Our source for all things NHL salary cap is CapFriendly, so let’s take a look at what the cap situation is at this point in time.
Gary Bettman has been asked about the cap for the next couple of seasons and he has publicly said that the cap could go up by as much as $4,000,000 next season.
You see this all goes back to the pandemic when the NHL was forced to shut down operations midseason in one case and then start much later on in the calendar year the next – and even then there were no fans in the building and all the playoffs were played in a bubble in either Edmonton or Toronto, with Tampa Bay winning their second Stanley in 2021 here in Edmonton. As restrictions were eased by health authorities and vaccination numbers increased (the pandemic was declared over three weeks ago in case you missed it) some fans were allowed in the building and then all seats were opened.
So you may ask what happened to players’ salaries during this time that the NHL was shut down? Well, the owners secured bridge financing to pay player salaries while the season wasn’t being played. In return, the NHLPA used all of their escrow money (~ 20% of a player’s gross income that gets paid back at the end of the season if the owners are not suffering financially) to pay back the owners the salaries they were paid while they weren’t playing, and the cap only went up by $1,000,000 a year since the NHL re-opened for business.
Well, ever since then according to Gary Bettman the NHL has recovered its pandemic costs at a faster rate than anticipated, and while it was originally projected to take at least one more season for the players to pay back the owners for the salaries they collected while two seasons ended prematurely and started late, depending upon playoff revenues those costs might be recovered by the end of the playoffs this season, which means the cap will now go back to being calculated according to NHL revenues instead of debt the players owe the owners.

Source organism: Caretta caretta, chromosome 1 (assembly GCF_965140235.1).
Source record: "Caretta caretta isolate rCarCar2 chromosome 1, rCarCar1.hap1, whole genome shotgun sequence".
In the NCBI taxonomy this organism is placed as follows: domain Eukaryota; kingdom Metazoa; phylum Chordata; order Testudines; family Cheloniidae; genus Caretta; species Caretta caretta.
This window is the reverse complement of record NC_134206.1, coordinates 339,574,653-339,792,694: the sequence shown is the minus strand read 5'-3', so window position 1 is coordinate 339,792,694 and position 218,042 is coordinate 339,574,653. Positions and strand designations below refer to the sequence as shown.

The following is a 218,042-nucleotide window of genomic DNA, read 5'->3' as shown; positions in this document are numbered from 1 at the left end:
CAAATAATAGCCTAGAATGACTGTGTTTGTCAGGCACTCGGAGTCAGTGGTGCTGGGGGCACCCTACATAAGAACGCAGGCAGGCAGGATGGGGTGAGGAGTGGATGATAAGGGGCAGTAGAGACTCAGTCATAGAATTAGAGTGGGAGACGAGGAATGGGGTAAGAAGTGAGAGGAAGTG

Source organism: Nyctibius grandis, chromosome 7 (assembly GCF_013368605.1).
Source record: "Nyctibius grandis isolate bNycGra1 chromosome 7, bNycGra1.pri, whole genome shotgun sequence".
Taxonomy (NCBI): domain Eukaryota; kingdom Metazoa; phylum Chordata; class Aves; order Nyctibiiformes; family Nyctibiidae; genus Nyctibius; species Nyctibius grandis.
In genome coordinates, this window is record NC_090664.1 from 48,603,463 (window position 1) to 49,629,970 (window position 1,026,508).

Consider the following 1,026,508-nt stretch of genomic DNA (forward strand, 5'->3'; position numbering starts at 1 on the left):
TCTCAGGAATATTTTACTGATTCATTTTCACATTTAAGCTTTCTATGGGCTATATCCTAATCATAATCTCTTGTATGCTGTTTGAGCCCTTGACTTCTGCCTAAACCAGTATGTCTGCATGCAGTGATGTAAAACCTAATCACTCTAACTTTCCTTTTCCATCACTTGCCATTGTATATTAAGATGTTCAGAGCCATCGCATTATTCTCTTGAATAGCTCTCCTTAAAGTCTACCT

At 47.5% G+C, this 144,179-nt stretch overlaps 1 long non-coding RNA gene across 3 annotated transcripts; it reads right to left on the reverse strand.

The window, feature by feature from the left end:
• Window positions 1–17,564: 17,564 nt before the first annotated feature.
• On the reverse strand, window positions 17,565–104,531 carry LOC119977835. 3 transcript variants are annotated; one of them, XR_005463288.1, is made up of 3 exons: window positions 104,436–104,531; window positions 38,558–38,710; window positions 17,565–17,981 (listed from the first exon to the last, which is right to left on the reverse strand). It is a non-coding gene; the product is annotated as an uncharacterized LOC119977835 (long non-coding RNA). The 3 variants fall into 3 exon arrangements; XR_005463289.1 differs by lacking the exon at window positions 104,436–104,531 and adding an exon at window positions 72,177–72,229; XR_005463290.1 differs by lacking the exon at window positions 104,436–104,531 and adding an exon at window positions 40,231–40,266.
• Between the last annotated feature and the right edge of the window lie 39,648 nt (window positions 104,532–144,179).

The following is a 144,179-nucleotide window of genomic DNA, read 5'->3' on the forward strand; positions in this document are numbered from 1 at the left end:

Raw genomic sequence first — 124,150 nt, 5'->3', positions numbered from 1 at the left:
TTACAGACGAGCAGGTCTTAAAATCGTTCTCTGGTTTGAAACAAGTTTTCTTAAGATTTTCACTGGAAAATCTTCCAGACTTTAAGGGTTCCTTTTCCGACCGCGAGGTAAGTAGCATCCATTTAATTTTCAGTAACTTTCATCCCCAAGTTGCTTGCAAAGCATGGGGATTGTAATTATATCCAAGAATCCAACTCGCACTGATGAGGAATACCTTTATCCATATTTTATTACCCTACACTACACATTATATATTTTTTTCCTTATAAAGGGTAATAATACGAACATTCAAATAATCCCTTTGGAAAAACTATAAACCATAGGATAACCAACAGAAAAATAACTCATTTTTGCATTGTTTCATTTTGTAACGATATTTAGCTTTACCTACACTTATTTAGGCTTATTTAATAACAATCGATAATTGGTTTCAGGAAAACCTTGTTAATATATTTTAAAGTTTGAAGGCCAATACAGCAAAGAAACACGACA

Bettman has stated we’ll know more in June after total playoff revenue is included in the NHL’s revenue figures. For now, though, the cap is only going up by $1,000,000 to $83.5 million. The extra three million would certainly help but the Oilers are at $77.53 million in spending for next season right now – and they have seven players whose contracts are up that need to be re-upped. This means that unless the cap goes up more the Oilers will have $5.97 million in cap space to re-sign said players and one of the guys who needs a new contract is Evan Bouchard, who’s bound to actually take up at least 67% of said cap space (that’s a minimal cap hit of $4,000,000, it could be larger).
It’s also worth noting that the LTIR space of Mike Smith ($2.2 million) and Oscar Klefbom ($4.167 million) is no longer available as those contracts have expired. That’s over $6,000,000 in cap space that has just evaporated overnight.
Unless Holland wants to dismantle the roster in unpalatable ways, the easiest way to get around this is to acquire another LTIR contract. Tampa Bay and Vegas have been doing this for years, so why can’t we? Personally, I vote for trading for Shea Weber’s contract from Arizona, that would be $7.857143 million in LTIR cap space for the next three seasons, and hopefully, by that time the cap will have gone up enough that the Oilers won’t need LTIR cap space anymore. Hopefully, they’ll be able to shave some cap space at the bottom of the roster. For example, want to re-up Mattias Janmark? Why not offer him $2,000,000 over two seasons? That decreases his cap hit from last season by $250k. How about Nick Bjugstad at $850K per season for two years? That’s another $50K off his cap hit from last year. Derek Ryan? How about $900K for one season? $350K off his cap hit from last season.
There, in just three examples I’ve already shaved $650K of cap space off the cap without giving up any assets – and that will at least give Holland some wiggle room that he can apply to players that will get a raise like Bouchard, Ryan Mcleod, or Klim Kostin.
Of course, if the cap increase quadruples in size that will change the game a bit as the Oilers would have almost $9,000,000 in cap space instead of almost $6,000,000. They might or might not get everyone signed for that money – or at the very least wouldn’t need as much LTIR cap space.
I’d probably still trade for it just in case we needed it and it would certainly help us at the next trade deadline with a great rental.
The Oilers also get the buyouts of Andrej Sekera and the retained salary of Milan Lucic off the books, saving us $2.25 million off the cap, but considering that Stuart Skinner’s extension will give him $1,815,834 in extra cap hit per season that pretty much wipes that out. Still, we have another $434,166 in cap space than we would’ve had – I guess that’s better than nothing. Gives the Oilers a little more cap room – maybe one more callup from the farm team or trade deadline acquisition.
However he does it, this will be a question Ken Holland will have to answer sooner rather than later.